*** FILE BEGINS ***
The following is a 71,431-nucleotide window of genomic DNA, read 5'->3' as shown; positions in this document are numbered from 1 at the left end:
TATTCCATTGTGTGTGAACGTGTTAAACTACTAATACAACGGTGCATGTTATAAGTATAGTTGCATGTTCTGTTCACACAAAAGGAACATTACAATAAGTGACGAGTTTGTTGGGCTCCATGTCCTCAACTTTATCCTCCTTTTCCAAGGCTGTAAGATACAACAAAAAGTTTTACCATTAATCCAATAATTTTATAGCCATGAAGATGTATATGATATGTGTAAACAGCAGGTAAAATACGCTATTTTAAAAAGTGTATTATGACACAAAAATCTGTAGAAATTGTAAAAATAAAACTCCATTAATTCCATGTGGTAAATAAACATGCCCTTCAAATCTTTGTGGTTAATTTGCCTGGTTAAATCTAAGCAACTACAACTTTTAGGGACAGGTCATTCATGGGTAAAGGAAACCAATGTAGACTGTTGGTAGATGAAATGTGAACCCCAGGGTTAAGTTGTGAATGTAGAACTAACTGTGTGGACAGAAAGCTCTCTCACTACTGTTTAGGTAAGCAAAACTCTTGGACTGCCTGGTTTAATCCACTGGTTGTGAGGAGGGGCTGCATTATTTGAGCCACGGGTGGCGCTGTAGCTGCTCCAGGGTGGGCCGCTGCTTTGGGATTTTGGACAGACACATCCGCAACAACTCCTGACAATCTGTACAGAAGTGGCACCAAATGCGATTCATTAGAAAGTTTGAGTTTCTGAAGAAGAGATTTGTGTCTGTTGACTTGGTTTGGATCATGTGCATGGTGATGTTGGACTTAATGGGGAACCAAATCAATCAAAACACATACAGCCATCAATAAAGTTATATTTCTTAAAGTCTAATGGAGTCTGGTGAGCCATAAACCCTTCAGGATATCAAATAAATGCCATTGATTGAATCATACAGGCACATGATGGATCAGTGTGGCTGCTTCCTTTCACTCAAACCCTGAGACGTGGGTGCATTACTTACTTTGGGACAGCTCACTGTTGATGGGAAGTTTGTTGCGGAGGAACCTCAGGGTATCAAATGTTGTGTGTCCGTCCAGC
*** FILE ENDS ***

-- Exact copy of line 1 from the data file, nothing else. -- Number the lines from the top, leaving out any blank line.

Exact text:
The following is a 71,431-nucleotide window of genomic DNA, read 5'->3' as shown; positions in this document are numbered from 1 at the left end: